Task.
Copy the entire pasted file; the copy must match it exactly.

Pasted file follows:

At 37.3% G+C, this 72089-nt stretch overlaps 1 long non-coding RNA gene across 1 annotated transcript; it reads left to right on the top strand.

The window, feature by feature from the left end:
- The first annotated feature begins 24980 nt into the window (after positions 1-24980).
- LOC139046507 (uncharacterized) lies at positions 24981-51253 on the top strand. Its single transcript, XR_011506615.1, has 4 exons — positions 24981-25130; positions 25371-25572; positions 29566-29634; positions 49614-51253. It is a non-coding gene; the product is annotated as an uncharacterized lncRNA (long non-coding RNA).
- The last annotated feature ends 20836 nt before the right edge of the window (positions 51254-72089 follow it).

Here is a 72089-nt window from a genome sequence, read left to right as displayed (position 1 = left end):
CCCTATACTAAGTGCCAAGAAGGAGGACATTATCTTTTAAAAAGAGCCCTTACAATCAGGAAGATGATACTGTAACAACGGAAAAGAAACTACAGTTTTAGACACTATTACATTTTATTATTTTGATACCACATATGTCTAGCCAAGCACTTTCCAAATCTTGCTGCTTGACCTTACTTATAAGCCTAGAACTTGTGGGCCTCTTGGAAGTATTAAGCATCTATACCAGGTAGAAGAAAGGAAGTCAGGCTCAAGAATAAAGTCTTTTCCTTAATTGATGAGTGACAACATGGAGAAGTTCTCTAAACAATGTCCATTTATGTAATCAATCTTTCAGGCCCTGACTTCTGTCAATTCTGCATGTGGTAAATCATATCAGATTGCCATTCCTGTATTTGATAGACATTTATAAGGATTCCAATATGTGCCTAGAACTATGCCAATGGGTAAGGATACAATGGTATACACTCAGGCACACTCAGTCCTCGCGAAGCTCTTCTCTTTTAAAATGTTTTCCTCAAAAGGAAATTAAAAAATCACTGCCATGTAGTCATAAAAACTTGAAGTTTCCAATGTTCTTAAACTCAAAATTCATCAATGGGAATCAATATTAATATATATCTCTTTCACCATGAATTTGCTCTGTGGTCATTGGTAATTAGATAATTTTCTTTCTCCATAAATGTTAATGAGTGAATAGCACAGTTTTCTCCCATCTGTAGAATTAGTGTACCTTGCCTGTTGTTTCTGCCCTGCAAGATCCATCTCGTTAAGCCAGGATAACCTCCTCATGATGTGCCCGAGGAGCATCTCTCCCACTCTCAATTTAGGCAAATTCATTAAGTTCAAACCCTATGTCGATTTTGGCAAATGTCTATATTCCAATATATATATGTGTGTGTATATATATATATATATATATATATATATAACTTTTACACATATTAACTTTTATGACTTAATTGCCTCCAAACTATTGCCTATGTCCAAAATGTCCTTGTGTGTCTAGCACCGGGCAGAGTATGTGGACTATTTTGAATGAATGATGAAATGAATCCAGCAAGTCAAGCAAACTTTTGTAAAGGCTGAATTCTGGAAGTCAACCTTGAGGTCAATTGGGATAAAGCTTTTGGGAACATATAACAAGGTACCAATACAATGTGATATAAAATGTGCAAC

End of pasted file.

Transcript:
At 37.3% G+C, this 72089-nt stretch overlaps 1 long non-coding RNA gene across 1 annotated transcript; it reads left to right on the top strand.

The window, feature by feature from the left end:
- The first annotated feature begins 24980 nt into the window (after positions 1-24980).
- LOC139046507 (uncharacterized) lies at positions 24981-51253 on the top strand. Its single transcript, XR_011506615.1, has 4 exons — positions 24981-25130; positions 25371-25572; positions 29566-29634; positions 49614-51253. It is a non-coding gene; the product is annotated as an uncharacterized lncRNA (long non-coding RNA).
- The last annotated feature ends 20836 nt before the right edge of the window (positions 51254-72089 follow it).

Here is a 72089-nt window from a genome sequence, read left to right as displayed (position 1 = left end):
CCCTATACTAAGTGCCAAGAAGGAGGACATTATCTTTTAAAAAGAGCCCTTACAATCAGGAAGATGATACTGTAACAACGGAAAAGAAACTACAGTTTTAGACACTATTACATTTTATTATTTTGATACCACATATGTCTAGCCAAGCACTTTCCAAATCTTGCTGCTTGACCTTACTTATAAGCCTAGAACTTGTGGGCCTCTTGGAAGTATTAAGCATCTATACCAGGTAGAAGAAAGGAAGTCAGGCTCAAGAATAAAGTCTTTTCCTTAATTGATGAGTGACAACATGGAGAAGTTCTCTAAACAATGTCCATTTATGTAATCAATCTTTCAGGCCCTGACTTCTGTCAATTCTGCATGTGGTAAATCATATCAGATTGCCATTCCTGTATTTGATAGACATTTATAAGGATTCCAATATGTGCCTAGAACTATGCCAATGGGTAAGGATACAATGGTATACACTCAGGCACACTCAGTCCTCGCGAAGCTCTTCTCTTTTAAAATGTTTTCCTCAAAAGGAAATTAAAAAATCACTGCCATGTAGTCATAAAAACTTGAAGTTTCCAATGTTCTTAAACTCAAAATTCATCAATGGGAATCAATATTAATATATATCTCTTTCACCATGAATTTGCTCTGTGGTCATTGGTAATTAGATAATTTTCTTTCTCCATAAATGTTAATGAGTGAATAGCACAGTTTTCTCCCATCTGTAGAATTAGTGTACCTTGCCTGTTGTTTCTGCCCTGCAAGATCCATCTCGTTAAGCCAGGATAACCTCCTCATGATGTGCCCGAGGAGCATCTCTCCCACTCTCAATTTAGGCAAATTCATTAAGTTCAAACCCTATGTCGATTTTGGCAAATGTCTATATTCCAATATATATATGTGTGTGTATATATATATATATATATATATATATATAACTTTTACACATATTAACTTTTATGACTTAATTGCCTCCAAACTATTGCCTATGTCCAAAATGTCCTTGTGTGTCTAGCACCGGGCAGAGTATGTGGACTATTTTGAATGAATGATGAAATGAATCCAGCAAGTCAAGCAAACTTTTGTAAAGGCTGAATTCTGGAAGTCAACCTTGAGGTCAATTGGGATAAAGCTTTTGGGAACATATAACAAGGTACCAATACAATGTGATATAAAATGTGCAAC